Part 1: Prologue
The Mohawk Valley - October 1779
Henry Doyle ran back toward the village at full speed, tree branches slashing his face and tugging at his gear, dreading what he might find.
For three months, Doyle and his Mohawk brothers had been fighting a hopeless retreating battle against General Sullivan’s invading American army of 3,000 Continental regulars and militia as the Rebels worked their way north from the Susquehanna, burning every Mohawk village they came to. The Mohawks, their crops destroyed and homes torched, fled toward safety in Canada. But in the panic to escape, a group of women and children had been left behind.
Henry slowed down and moved cautiously as he neared the crest of a small hill overlooking the village. Beside his knife and tomahawk, he was carrying the Kentucky long rifle he had taken from a dead Rebel, two pistols, and a large-caliber Hessian Jaeger carbine on his back. In the village, 50 yards away, a group of five Rebels, all militiamen, had gathered the twelve women and children into a clearing.
“All right! You know what to do,” the leader, a big, red-bearded man, shouted. “Cooper! Randall! Start firing these rat holes!” He pointed to the Mohawk homes, clustered neatly at the edge of the village’s corn and bean fields stretching along the river.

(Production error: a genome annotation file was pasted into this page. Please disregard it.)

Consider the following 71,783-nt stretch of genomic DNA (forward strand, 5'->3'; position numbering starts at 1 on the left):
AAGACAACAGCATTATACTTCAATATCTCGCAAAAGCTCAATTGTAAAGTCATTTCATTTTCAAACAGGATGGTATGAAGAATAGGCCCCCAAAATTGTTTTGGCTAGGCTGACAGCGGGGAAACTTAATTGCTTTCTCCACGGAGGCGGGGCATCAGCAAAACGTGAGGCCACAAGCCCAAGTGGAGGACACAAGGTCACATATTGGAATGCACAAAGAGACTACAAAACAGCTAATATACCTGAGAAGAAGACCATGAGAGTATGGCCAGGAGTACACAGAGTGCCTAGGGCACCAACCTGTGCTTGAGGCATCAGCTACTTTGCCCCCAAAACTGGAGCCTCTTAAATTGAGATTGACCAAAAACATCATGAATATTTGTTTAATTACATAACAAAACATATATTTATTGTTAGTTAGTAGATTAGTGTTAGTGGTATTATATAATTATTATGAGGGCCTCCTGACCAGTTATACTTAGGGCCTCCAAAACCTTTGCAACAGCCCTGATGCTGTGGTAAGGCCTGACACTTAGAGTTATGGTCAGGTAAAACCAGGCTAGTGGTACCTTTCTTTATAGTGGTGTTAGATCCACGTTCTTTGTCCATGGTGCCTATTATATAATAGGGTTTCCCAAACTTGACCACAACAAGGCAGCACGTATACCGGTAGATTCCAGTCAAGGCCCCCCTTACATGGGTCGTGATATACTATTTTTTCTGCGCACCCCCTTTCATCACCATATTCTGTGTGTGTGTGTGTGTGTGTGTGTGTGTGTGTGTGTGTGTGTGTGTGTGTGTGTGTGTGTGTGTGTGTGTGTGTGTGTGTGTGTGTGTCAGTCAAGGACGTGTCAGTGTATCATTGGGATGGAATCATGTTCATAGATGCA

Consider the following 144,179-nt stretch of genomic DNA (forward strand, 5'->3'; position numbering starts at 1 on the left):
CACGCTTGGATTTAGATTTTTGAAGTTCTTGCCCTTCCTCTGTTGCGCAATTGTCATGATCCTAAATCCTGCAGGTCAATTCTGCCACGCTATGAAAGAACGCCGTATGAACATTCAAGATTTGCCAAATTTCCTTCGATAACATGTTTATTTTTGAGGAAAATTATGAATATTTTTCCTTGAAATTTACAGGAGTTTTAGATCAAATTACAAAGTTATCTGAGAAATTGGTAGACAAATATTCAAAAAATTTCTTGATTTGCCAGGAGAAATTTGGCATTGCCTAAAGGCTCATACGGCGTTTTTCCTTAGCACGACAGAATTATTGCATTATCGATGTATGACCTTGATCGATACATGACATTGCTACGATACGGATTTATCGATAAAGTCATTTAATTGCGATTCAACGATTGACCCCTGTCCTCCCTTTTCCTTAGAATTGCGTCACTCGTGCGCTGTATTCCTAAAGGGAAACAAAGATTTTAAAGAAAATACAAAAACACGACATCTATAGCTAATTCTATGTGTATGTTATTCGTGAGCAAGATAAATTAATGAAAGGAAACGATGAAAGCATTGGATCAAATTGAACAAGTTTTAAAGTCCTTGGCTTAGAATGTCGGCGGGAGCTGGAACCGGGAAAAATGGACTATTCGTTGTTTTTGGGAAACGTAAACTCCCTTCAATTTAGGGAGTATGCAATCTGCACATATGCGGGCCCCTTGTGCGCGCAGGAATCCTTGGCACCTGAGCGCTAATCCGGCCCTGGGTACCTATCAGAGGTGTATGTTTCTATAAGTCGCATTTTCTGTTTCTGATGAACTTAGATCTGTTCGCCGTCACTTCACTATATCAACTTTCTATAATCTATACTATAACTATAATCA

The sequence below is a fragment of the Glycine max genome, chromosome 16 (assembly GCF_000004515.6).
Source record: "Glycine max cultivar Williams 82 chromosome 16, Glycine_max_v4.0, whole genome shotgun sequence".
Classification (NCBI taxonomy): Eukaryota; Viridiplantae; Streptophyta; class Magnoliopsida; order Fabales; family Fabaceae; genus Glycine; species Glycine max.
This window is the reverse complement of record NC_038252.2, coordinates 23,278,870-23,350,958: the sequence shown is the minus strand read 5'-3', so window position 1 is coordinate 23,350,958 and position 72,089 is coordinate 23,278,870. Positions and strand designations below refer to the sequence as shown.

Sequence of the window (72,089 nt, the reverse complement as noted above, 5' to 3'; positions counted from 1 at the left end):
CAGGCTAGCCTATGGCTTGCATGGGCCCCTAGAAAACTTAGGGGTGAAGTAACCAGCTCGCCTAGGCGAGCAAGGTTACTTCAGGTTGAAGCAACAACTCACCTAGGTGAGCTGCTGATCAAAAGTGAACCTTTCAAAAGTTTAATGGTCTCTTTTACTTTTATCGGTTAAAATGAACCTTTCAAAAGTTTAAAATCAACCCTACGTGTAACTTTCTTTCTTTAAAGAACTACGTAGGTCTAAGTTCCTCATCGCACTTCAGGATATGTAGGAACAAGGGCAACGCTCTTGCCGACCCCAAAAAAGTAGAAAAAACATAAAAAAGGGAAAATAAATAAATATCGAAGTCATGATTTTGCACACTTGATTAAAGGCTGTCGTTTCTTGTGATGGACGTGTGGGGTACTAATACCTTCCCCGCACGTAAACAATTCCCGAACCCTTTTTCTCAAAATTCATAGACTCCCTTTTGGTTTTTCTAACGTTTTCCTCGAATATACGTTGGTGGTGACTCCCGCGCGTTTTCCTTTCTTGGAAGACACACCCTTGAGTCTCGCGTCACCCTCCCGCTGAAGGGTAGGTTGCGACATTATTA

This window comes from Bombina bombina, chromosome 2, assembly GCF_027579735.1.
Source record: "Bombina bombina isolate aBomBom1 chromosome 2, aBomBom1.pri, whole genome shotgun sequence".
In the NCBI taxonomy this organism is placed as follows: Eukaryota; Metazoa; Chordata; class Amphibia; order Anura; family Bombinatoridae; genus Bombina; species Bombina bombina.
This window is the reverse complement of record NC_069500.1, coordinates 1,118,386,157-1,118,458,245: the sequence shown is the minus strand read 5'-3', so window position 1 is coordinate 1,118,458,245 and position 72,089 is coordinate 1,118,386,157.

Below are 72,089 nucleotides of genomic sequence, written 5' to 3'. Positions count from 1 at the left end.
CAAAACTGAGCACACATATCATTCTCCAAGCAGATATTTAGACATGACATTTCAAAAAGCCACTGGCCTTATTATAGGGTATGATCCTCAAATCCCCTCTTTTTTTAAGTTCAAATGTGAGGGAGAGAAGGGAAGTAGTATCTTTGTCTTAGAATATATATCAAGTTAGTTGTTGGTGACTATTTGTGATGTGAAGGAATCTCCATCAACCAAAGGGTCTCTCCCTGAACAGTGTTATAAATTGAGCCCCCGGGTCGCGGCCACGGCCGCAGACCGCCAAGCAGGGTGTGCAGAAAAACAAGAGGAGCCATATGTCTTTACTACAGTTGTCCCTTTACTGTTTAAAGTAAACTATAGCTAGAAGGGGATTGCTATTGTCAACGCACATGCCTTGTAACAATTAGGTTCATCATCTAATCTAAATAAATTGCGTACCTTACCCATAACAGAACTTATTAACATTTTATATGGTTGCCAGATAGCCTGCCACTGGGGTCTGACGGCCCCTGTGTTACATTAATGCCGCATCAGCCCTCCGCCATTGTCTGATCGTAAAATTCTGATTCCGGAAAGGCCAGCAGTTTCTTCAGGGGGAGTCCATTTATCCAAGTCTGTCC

“The prisoners?” another Rebel asked.
“Kill ’em all!”
“Even the children?”
“The children especially,” the leader roared. “Kill ’em before they can breed. But keep this one alive for a while.” He grabbed a young girl, perhaps no more than 13, and ripped the front of her shirt open. “Look at those fine little titties, boys. This one will amuse us while we burn the village.”
Doyle primed his rifle, rested the barrel on a tree branch, took a breath, and shot the leader through his left eye − an easy shot at this range. Then, running forward through the trees, he yelled a Mohawk war cry. The startled Rebels glanced wildly around, looking for the source of the threat. Spotting the smoke, one fired his musket in the direction of Doyle’s first shot, another at the sound of his cry. By now, Doyle was thirty yards closer, still a barely-visible blur among the trees and foliage. He unslung the Jaeger musket. Not trusting its accuracy, he gut-shot another Rebel. The three remaining Rebels, now panicked, clustered in the center of the village and fired again at his new location. Grabbing his pistols and yelling war cries, Henry rushed them, bounding down the hillside.